More Wizards of Waverly Place than Harry Potter, Adventures of a Teenage Dragonslayer (whose hero is in actual fact conspicuously on the cusp of adolescence) attempts a would-be hip spin on fantasy adventure clichés. Scripter Jamie Nash, writer-director of the horror comedies Two Front Teeth (2006) and ParaAbnormal (2009) and frequent collaborator with low-budget genre hand Eduardo Sanchez of The Blair Witch Project (1999) infamy, peppers the film with pop culture quips referencing everything from Marvel Comics and Disney Movies to the Olsen Twins and, yup, Harry Potter. But the underlining sarcasm coupled with crass ideas involving breakdancing trolls, rampant fart and vomit gags dilute whatever magic the premise might have had.

This straight-to-video family film marks a reunion for Lea Thompson, Eric Lutes and Amy Pietz who starred together in the Nineties sitcom Caroline in the City. No surprise really, given director Andrew Lauer also co-starred in this long-forgotten show. Making his feature film debut after a handful of documentary shorts, Lauer’s tepid direction does the cramped, convoluted plot no favours although the climax proves noticeably livelier than much of the meandering non-action that precedes it. While the grownups pitch their performances way over the top (sitcom regular Wendy Malick being the worst offender), the kids do a fair job of keeping things tolerable with young Abigail Victor gently endearing as the plucky Natalie.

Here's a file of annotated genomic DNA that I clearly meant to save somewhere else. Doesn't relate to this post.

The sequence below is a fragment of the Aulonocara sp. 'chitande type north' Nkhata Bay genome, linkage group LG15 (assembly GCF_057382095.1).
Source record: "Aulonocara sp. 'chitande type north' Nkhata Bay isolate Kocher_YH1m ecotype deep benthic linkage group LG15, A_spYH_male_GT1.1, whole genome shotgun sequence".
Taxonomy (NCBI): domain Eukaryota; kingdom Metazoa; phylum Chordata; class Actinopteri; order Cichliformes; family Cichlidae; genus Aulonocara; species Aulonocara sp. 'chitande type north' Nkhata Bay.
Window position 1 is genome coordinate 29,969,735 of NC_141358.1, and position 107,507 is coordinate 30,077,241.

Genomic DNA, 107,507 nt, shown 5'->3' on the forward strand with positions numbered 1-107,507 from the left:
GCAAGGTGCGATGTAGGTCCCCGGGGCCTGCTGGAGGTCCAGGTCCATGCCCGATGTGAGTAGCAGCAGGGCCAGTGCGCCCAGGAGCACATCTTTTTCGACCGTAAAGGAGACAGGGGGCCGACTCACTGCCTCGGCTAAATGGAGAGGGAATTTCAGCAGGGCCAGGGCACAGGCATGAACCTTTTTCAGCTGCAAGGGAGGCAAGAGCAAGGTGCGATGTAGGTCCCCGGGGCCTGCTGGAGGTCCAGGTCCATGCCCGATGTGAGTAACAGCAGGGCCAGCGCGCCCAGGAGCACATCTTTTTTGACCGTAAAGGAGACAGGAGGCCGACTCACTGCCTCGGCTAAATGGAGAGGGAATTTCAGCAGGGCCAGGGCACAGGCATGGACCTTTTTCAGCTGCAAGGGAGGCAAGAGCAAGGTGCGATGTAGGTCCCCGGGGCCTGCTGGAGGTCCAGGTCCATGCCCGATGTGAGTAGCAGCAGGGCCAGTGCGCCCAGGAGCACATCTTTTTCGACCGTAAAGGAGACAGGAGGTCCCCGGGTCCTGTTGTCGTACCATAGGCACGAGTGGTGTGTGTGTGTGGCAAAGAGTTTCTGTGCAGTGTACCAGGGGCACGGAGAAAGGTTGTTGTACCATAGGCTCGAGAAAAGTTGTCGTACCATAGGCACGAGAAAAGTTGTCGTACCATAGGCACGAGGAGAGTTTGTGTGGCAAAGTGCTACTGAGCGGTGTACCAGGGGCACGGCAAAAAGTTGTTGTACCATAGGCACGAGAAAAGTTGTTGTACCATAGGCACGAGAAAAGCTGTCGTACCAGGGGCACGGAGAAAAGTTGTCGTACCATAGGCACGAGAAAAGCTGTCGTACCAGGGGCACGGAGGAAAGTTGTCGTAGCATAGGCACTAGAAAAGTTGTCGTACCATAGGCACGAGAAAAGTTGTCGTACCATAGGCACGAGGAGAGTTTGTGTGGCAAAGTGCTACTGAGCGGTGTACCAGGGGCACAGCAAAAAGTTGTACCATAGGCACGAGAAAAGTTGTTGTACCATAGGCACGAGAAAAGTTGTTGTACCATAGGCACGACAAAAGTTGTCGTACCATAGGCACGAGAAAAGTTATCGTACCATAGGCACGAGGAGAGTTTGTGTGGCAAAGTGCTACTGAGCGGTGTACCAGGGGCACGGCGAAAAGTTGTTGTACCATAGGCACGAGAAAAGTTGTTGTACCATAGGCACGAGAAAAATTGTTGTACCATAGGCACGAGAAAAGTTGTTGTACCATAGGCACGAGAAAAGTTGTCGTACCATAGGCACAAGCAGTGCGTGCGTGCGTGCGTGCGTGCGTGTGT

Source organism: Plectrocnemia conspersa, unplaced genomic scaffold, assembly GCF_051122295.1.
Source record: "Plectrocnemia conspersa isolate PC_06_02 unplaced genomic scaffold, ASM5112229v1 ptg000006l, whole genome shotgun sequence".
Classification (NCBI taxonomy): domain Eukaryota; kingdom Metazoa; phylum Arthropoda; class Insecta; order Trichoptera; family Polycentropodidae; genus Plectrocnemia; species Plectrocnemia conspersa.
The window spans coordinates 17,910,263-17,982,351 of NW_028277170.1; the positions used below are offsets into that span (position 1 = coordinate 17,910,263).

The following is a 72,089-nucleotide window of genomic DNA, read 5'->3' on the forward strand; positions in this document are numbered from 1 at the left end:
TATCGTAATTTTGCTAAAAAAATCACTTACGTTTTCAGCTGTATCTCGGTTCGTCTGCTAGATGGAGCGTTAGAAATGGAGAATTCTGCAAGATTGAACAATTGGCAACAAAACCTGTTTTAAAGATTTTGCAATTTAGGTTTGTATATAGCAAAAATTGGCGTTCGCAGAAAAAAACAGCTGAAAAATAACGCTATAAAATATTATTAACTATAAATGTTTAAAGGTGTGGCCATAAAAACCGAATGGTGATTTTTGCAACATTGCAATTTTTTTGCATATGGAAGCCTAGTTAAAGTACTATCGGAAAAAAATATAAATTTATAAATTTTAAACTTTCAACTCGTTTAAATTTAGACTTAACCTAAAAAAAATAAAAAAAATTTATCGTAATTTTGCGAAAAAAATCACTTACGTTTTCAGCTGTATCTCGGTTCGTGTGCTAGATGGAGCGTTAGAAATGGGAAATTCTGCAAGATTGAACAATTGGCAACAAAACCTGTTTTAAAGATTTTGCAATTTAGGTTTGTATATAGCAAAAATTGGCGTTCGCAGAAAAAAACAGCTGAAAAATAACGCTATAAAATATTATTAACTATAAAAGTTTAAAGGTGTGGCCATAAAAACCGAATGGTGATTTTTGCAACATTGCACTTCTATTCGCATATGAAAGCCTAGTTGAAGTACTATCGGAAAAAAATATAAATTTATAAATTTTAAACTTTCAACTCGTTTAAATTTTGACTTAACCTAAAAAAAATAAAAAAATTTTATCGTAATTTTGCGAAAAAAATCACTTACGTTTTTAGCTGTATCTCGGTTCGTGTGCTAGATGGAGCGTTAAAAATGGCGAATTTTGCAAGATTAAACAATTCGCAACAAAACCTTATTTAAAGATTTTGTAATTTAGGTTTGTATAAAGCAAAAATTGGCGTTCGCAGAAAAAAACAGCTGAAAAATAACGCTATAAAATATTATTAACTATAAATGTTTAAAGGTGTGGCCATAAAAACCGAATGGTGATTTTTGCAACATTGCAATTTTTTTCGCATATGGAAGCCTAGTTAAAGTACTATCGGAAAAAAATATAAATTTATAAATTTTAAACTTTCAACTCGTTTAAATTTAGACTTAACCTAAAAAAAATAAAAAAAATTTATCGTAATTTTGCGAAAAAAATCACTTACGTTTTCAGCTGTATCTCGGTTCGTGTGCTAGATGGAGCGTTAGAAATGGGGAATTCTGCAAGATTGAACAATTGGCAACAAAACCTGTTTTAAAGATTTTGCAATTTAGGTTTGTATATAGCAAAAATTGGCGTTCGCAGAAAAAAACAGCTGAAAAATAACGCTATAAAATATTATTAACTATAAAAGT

A handful of winningly witty moments keep things watchable even during the duller patches, including Natalie amusingly describing how she learned to hot wire a car in the girl scouts, Arthur’s claim that “stop signs don’t count in a car chase”, Laura wondering whether her son’s propensity for tall tales means he might go into politics (To which Arthur replies: “I will neither confirm nor deny that”), and the moment one character hiding from the dragon gets a phone call asking about their VISA bill. Plus it is hard not to laugh when the script stoops to a silly Broadway musical reference when someone says “Annie, get your gun.”

The CGI dragon is actually pretty good for what it is but the makeup on the annoyingly squeaky-voiced Bart the Troll is woefully substandard and more like a homemade Halloween costume.

Reviewer: Andrew Pragasam

 

This review has been viewed 3311 time(s).

As a member you could Rate this film

 
Review Comments (0)


Untitled 1

Login
  Username:
 
  Password:
 
   
 
Forgotten your details? Enter email address in Username box and click Reminder. Your details will be emailed to you.
   

Latest Poll
Which star do you think makes the best coffee?
Emma Stone
Anna Kendrick
Michelle Rodriguez
Sir Patrick Stewart
   
 
   

Recent Visitors
Graeme Clark
Paul Shrimpton
Andrew Pragasam
Darren Jones
Enoch Sneed
George White
Stately Wayne Manor
Paul Smith
   

 

Last Updated: